(photo credit: Courtesy)
It is always a treat to see work by someone who is considered a master in his or her field. This week, The Royal Winnipeg Ballet will present that opportunity to Israeli dance audiences. The 28 RWB dancers will perform a split program, featuring one work by Maurice Wainrot, a master in the ballet world, and the other by Peter Quantz, an emerging choreographer. As part of Tel Aviv Dance 2010, the company will present Wainrot’s Carmina Burana to the well-known score by Carl Orff and In Tandem by Quantz.
The RWB is a major dance institution in Canada. Along with its performances, the company runs an excellent school, where the next generation of professional ballet dancers are trained. For the past 16 years, Andre Lewis has served as the artistic director of this fine establishment.
Under Lewis’s leadership, the dancers of the RWB have had the opportunity to work with many international choreographers who have been invited to set pieces for the troupe. Carmina Burana was originally created for The Royal Ballet of Flanders, where Wainrot was a guest choreographer. In 2002, the RWB added the piece to its rich repertoire.
Wainrot is not stranger to Israel or to Canada. Born in Buenos Aires to
Jewish parents who narrowly escaped Poland before the war, Wainrot found
his forte as a dancer quite early. He danced for several companies in
Argentina before making his way to Canada, where he was a guest
performer with the RWB. Decades after leaving the Canadian stage, he
returned to teach this piece to the new dancers of the company.
Wainrot’s breakthrough ballet was a retelling of the life of Anne Frank
All told, Wainrot has set works on almost 50 companies worldwide.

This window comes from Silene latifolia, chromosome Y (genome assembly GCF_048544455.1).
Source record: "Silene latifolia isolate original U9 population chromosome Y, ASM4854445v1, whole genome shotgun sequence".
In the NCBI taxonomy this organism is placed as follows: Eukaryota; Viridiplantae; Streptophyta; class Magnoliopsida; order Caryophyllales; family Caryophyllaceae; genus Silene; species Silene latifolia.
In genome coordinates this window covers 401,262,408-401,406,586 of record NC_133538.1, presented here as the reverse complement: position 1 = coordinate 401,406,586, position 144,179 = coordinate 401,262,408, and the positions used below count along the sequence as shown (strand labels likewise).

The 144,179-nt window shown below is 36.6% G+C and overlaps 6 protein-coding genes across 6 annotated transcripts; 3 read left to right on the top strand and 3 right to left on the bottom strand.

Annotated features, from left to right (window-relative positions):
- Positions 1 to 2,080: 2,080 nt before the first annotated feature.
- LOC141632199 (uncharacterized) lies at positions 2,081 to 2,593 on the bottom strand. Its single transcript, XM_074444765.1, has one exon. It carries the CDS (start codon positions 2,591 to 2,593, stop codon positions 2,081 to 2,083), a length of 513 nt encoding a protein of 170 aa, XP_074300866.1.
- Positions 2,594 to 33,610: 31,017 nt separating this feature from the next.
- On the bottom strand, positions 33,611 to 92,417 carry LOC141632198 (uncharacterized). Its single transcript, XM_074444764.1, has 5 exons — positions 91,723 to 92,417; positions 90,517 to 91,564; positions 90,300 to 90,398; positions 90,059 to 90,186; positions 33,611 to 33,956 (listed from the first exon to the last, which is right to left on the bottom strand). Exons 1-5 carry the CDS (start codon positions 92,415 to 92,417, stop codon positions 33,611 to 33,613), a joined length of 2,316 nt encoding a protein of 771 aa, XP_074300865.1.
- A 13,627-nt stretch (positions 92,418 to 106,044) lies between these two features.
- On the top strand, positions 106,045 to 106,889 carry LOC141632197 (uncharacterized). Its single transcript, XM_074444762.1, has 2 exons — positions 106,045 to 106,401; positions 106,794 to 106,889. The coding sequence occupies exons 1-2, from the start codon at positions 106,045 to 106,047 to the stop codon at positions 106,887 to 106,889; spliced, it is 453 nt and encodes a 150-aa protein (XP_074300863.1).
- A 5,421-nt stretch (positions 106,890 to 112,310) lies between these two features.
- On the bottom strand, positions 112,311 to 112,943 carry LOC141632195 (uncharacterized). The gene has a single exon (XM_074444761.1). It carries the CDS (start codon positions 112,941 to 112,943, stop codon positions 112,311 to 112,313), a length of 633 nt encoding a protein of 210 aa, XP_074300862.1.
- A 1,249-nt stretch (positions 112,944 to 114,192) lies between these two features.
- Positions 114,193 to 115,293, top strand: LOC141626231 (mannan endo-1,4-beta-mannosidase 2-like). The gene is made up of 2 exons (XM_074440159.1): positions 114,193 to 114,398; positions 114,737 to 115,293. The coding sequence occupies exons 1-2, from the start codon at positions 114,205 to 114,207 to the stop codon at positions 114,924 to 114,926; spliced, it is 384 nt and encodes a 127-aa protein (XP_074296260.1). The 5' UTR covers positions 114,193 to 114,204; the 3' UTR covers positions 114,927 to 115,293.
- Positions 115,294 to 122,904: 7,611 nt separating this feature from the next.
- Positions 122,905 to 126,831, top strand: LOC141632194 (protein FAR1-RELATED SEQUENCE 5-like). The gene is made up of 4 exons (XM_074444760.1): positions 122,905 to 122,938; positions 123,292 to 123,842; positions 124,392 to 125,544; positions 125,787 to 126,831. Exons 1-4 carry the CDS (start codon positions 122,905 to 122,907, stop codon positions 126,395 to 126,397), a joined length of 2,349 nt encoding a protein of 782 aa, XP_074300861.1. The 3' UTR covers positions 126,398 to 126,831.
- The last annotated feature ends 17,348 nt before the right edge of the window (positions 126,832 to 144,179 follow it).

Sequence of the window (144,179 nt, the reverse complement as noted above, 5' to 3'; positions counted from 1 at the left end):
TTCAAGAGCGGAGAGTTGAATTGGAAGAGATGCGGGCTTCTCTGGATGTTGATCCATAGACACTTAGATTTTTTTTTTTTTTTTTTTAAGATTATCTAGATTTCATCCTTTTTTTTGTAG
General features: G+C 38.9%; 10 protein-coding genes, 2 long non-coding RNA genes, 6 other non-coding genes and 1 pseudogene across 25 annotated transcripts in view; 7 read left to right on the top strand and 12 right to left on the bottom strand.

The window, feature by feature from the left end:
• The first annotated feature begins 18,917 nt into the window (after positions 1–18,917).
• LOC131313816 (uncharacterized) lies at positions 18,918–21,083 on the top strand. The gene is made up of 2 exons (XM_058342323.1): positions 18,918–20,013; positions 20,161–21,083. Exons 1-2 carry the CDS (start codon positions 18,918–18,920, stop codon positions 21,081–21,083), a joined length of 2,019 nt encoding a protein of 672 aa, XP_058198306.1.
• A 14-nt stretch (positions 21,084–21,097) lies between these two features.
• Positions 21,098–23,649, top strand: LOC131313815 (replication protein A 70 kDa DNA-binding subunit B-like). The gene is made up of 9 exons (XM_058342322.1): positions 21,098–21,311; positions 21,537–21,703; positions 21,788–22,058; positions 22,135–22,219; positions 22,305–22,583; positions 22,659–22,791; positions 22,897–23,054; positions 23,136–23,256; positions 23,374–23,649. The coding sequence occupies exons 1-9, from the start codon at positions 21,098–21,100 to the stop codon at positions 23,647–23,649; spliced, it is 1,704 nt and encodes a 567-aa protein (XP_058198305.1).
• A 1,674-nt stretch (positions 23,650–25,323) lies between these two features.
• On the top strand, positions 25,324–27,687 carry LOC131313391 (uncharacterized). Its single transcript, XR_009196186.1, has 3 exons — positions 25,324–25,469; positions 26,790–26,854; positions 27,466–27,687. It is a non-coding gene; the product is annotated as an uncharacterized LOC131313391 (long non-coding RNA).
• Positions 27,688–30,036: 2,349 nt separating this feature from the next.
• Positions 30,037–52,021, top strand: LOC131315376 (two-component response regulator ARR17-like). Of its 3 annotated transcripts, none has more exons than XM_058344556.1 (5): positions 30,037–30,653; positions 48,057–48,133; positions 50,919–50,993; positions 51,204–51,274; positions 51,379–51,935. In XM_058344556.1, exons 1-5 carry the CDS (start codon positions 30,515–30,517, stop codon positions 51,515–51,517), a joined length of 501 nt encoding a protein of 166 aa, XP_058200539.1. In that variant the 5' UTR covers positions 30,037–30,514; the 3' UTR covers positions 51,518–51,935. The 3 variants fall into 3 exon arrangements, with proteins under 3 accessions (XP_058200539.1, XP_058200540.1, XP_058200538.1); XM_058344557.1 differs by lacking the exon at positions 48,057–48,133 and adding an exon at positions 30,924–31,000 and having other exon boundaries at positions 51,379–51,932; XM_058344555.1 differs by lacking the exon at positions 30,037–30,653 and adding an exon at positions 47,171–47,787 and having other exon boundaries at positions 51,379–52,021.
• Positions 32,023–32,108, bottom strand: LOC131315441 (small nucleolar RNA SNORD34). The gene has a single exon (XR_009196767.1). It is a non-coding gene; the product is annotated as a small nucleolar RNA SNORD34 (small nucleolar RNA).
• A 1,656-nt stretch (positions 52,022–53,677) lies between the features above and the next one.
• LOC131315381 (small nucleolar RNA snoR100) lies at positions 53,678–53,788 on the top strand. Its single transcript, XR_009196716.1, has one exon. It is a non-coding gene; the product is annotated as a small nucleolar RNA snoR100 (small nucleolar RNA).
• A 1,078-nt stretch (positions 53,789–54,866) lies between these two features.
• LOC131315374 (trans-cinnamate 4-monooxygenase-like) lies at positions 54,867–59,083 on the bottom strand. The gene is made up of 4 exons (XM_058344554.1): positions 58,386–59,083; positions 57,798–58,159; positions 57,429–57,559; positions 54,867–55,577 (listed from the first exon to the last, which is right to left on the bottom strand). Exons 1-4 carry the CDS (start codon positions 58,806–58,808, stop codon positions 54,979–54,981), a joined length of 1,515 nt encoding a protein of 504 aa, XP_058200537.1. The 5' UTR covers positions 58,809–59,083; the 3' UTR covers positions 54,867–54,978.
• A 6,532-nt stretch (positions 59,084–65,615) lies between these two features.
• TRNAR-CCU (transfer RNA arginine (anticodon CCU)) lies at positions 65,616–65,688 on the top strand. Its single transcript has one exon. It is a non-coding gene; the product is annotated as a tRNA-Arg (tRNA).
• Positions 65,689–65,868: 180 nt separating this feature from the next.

Speaking from his hotel in Toulouse, France, Wainrot expressed regret
that he would not be able to see the RWB perform in Israel. “I’ve been
to Israel seven or eight times,” he said. “I would love to come back.
The last time I was there was 16 years ago.” He was referring to a visit
in 1994, during which he staged one of his ballets for the Bat Dor
Dance Company. That ballet was the last of six that Wainrot shared with
At present, Wainrot is the artistic director of Ballet Contemporaneo del
Teatro San Martin in Buenos Aires. Like the school in Winnipeg,
Wainrot’s home theater also houses a school. “In the school, our
students come from all over Argentina. They travel thousands of miles to
study with us. I love to be in the studio more than I love the
performances. To be close to the dancers, to coach them, to see how they
are growing. It’s a free school. I see them from the beginning until
they are wonderful professionals. The process is pedagogical, and I love
With warmth in his voice, Wainrot added that beyond his love for the
art, he sees great importance in ballet. “It is important to society
like soccer or rugby or the opera. It’s an intellectual expression of
the human being. In dance, you can speak in movement. It’s an artistic
expression and a code to convey ideas and feelings.”
The Royal Winnipeg Ballet will perform
at TAPAC in Tel Aviv on October 14, 15 and 16 (03-692- 7777); at the
Sherover Theater in Jerusalem on October 18 (02-623- 7000); and at the
Haifa Auditorium on October 20 and 21 (04-841-8411).